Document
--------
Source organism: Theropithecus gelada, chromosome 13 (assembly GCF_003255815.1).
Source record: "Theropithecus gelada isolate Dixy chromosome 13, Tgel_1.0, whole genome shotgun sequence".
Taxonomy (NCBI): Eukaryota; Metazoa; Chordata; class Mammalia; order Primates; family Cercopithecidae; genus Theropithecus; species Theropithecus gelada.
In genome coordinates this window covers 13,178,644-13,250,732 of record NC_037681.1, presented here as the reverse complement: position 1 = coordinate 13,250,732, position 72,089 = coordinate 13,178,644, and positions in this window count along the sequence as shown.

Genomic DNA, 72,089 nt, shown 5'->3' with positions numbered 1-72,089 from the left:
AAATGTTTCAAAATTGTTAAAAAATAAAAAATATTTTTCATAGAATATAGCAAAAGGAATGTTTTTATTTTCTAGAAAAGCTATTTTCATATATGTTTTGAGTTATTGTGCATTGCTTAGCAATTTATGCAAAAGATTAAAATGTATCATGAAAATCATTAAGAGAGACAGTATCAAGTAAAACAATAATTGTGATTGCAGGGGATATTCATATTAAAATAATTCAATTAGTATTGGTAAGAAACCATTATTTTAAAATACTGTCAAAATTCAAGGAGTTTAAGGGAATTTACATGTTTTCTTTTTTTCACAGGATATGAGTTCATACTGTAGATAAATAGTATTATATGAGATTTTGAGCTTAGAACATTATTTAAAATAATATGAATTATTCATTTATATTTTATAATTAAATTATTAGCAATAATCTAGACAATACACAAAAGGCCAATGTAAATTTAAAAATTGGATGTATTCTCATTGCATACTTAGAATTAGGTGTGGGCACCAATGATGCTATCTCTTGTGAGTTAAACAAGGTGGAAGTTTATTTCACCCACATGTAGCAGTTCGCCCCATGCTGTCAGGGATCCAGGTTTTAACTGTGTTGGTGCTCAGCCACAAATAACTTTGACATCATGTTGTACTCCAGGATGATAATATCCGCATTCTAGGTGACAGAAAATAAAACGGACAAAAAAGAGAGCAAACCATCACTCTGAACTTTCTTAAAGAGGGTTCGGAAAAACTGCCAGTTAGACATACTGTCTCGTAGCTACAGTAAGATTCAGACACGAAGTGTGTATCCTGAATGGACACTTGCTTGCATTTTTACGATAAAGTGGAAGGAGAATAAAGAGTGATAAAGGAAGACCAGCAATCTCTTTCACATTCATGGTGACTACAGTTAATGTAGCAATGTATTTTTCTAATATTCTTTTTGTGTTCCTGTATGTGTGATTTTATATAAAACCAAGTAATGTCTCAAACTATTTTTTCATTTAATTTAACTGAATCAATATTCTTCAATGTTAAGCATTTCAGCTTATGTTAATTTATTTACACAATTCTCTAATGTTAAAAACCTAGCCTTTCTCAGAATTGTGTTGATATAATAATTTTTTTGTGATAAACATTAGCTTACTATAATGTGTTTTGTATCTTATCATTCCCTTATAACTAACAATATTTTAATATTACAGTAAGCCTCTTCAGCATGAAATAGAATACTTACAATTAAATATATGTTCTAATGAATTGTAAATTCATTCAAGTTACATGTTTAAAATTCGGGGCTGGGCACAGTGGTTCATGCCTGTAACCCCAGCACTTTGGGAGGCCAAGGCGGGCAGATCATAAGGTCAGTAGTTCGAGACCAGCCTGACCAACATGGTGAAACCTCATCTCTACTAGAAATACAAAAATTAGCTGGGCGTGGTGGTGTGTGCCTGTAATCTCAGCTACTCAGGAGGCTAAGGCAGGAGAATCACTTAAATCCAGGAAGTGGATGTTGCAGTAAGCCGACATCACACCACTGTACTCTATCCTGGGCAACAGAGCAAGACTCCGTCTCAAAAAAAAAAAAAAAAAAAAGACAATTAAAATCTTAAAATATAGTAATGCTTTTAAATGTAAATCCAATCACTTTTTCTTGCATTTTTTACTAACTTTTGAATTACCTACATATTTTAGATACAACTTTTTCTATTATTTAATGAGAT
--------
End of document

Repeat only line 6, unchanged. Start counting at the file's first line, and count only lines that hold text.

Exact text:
AAATGTTTCAAAATTGTTAAAAAATAAAAAATATTTTTCATAGAATATAGCAAAAGGAATGTTTTTATTTTCTAGAAAAGCTATTTTCATATATGTTTTGAGTTATTGTGCATTGCTTAGCAATTTATGCAAAAGATTAAAATGTATCATGAAAATCATTAAGAGAGACAGTATCAAGTAAAACAATAATTGTGATTGCAGGGGATATTCATATTAAAATAATTCAATTAGTATTGGTAAGAAACCATTATTTTAAAATACTGTCAAAATTCAAGGAGTTTAAGGGAATTTACATGTTTTCTTTTTTTCACAGGATATGAGTTCATACTGTAGATAAATAGTATTATATGAGATTTTGAGCTTAGAACATTATTTAAAATAATATGAATTATTCATTTATATTTTATAATTAAATTATTAGCAATAATCTAGACAATACACAAAAGGCCAATGTAAATTTAAAAATTGGATGTATTCTCATTGCATACTTAGAATTAGGTGTGGGCACCAATGATGCTATCTCTTGTGAGTTAAACAAGGTGGAAGTTTATTTCACCCACATGTAGCAGTTCGCCCCATGCTGTCAGGGATCCAGGTTTTAACTGTGTTGGTGCTCAGCCACAAATAACTTTGACATCATGTTGTACTCCAGGATGATAATATCCGCATTCTAGGTGACAGAAAATAAAACGGACAAAAAAGAGAGCAAACCATCACTCTGAACTTTCTTAAAGAGGGTTCGGAAAAACTGCCAGTTAGACATACTGTCTCGTAGCTACAGTAAGATTCAGACACGAAGTGTGTATCCTGAATGGACACTTGCTTGCATTTTTACGATAAAGTGGAAGGAGAATAAAGAGTGATAAAGGAAGACCAGCAATCTCTTTCACATTCATGGTGACTACAGTTAATGTAGCAATGTATTTTTCTAATATTCTTTTTGTGTTCCTGTATGTGTGATTTTATATAAAACCAAGTAATGTCTCAAACTATTTTTTCATTTAATTTAACTGAATCAATATTCTTCAATGTTAAGCATTTCAGCTTATGTTAATTTATTTACACAATTCTCTAATGTTAAAAACCTAGCCTTTCTCAGAATTGTGTTGATATAATAATTTTTTTGTGATAAACATTAGCTTACTATAATGTGTTTTGTATCTTATCATTCCCTTATAACTAACAATATTTTAATATTACAGTAAGCCTCTTCAGCATGAAATAGAATACTTACAATTAAATATATGTTCTAATGAATTGTAAATTCATTCAAGTTACATGTTTAAAATTCGGGGCTGGGCACAGTGGTTCATGCCTGTAACCCCAGCACTTTGGGAGGCCAAGGCGGGCAGATCATAAGGTCAGTAGTTCGAGACCAGCCTGACCAACATGGTGAAACCTCATCTCTACTAGAAATACAAAAATTAGCTGGGCGTGGTGGTGTGTGCCTGTAATCTCAGCTACTCAGGAGGCTAAGGCAGGAGAATCACTTAAATCCAGGAAGTGGATGTTGCAGTAAGCCGACATCACACCACTGTACTCTATCCTGGGCAACAGAGCAAGACTCCGTCTCAAAAAAAAAAAAAAAAAAAAGACAATTAAAATCTTAAAATATAGTAATGCTTTTAAATGTAAATCCAATCACTTTTTCTTGCATTTTTTACTAACTTTTGAATTACCTACATATTTTAGATACAACTTTTTCTATTATTTAATGAGAT